A few months ago I was asked by a girl on a high school water polo team about training when you get sick. A few weeks after that her mom came to the beach looking for me and she wasn't happy. I like blogging this stuff because I can be more clear than this girl was to her mom. So listen up, you two.
One of the most important basics to understand for athletes, coaches and personal trainers is heart rate, both resting and maximum. Although it does vary depending on gender and age, the max heart rate isn't much different in fit and unfit people (but you can be sure that fit athletes have hearts that are much stronger and pump more blood.) The resting heart rate in fit athletes is much lower.
Rest occurs in the human body when the heart is beating at 50% or less of the maximum. Rest means that tissue is being repaired, glycogen is being replaced (short term energy storage) and muscle growth is taking place - basically all the growth and repair functions.
A fit athlete might have a resting heart rate of 50 and an overweight-out-of-shape sedentary type person might have a resting heart rate of 85. Both have a max of 190 and the goal for rest is to stay under 50% of that or 95. The athlete has 45 beats per minute to play with and the out of shape guy only has ten.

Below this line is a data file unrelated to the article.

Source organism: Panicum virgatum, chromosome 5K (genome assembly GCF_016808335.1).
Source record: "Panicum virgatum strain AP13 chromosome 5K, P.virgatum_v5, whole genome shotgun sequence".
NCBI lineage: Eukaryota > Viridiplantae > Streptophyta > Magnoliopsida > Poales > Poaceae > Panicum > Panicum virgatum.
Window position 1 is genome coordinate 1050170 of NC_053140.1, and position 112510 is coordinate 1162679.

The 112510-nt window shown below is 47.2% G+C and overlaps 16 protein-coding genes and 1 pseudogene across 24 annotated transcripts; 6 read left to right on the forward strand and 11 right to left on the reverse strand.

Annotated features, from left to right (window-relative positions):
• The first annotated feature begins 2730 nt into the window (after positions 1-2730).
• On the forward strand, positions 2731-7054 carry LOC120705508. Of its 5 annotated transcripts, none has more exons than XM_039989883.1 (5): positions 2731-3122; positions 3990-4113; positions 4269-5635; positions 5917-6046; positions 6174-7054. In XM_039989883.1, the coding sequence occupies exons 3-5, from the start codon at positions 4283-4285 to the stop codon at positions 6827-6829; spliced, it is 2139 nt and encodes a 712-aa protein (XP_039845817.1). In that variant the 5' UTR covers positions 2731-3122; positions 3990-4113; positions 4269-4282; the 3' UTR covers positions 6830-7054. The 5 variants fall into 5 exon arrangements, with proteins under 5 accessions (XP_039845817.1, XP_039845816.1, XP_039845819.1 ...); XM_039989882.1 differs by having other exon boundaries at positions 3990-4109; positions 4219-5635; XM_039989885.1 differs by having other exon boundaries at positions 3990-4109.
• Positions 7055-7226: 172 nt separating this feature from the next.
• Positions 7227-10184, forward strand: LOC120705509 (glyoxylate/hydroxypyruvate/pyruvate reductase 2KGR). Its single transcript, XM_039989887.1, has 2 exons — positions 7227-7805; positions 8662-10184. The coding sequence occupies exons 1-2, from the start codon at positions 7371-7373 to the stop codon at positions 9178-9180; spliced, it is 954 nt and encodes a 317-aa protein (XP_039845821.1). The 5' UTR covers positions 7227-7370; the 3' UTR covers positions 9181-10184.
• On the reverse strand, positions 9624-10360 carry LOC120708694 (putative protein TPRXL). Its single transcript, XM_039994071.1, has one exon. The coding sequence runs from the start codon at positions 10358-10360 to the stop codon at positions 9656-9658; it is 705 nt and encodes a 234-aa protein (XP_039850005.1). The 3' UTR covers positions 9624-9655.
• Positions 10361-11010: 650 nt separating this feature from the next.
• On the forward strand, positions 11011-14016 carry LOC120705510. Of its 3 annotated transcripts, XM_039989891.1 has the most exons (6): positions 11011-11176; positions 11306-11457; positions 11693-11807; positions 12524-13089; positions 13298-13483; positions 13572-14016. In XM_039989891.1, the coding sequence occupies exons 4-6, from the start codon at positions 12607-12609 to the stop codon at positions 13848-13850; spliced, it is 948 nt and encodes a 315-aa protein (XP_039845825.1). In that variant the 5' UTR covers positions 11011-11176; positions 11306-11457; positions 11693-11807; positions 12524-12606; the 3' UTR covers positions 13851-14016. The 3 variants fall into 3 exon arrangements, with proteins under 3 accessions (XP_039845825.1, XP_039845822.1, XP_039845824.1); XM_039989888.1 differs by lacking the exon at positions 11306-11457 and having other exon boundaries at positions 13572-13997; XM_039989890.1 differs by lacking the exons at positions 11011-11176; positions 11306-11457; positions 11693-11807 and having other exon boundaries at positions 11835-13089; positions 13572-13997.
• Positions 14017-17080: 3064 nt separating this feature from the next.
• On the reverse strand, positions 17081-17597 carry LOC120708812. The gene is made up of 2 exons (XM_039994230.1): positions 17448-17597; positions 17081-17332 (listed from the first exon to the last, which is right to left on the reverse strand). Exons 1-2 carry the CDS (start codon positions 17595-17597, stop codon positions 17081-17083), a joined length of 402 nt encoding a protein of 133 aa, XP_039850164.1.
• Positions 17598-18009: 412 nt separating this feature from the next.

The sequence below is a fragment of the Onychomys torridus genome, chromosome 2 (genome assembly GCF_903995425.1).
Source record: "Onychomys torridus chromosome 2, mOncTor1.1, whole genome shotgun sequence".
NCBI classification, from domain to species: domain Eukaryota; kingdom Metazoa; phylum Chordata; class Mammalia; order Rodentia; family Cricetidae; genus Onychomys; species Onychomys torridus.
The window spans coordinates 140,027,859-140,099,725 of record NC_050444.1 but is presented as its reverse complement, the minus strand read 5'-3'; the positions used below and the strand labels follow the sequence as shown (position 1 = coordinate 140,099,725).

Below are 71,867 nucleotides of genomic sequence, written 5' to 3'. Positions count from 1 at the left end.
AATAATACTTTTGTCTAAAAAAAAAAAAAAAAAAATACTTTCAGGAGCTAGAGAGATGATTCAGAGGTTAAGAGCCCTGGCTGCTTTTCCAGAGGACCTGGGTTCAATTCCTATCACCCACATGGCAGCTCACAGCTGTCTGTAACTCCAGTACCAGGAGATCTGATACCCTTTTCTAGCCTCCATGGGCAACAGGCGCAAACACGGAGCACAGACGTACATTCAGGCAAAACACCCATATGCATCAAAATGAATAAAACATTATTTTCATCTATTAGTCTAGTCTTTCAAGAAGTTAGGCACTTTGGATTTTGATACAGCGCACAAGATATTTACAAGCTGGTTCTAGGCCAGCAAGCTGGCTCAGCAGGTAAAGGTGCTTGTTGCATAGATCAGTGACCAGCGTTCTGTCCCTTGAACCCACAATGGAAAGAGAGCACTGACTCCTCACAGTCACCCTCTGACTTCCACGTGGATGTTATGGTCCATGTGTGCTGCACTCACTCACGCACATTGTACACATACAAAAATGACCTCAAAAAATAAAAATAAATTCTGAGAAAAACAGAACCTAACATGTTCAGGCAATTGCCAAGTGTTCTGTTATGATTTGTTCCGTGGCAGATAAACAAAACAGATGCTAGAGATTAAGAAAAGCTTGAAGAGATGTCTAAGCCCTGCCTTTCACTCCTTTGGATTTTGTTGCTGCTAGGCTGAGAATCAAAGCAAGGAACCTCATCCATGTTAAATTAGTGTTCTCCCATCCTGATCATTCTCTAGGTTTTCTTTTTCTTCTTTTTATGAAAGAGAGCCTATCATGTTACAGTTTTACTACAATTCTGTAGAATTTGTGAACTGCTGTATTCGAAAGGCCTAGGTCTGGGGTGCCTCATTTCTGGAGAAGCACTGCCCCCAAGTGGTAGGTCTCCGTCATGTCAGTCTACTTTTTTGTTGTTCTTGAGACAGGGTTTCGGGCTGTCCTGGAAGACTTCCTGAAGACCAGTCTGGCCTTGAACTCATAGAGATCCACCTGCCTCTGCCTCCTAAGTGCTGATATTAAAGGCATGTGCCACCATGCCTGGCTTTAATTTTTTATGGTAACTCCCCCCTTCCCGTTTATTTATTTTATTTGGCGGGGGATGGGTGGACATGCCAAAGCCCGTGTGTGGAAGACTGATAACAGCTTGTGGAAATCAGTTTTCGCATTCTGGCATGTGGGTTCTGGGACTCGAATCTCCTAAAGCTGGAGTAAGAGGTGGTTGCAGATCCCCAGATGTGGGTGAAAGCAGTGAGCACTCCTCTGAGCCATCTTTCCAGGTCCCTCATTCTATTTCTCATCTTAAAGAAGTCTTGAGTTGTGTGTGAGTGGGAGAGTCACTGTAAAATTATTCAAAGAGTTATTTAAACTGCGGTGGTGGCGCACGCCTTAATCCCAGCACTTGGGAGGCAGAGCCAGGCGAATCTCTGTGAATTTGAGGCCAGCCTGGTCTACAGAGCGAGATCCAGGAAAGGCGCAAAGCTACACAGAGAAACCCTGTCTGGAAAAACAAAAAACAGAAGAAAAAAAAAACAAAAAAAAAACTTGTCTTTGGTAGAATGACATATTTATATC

When you get sick your heart rate goes up. When you are feeling stressed it goes up. When you exercise it goes up. If you have a high fever it goes up a lot. So, short of a high fever (when you should pass on the exercise) yeah, get out there anyway but just cut back the heart rate to 50%.
Bad news though for the couch potato. Mild stress will spike his heart rate up to 95 and then even that walk to the fridge is over the limit. And when he gets sick it's really bad news because his body can't rest and never fully heals. You can imagine what happens next . . . unfortunately you don't have to - just look around. If you just can't seem to get enough rest, if you're always tired you're just going to have to get that resting heart rate down. EXERCISE.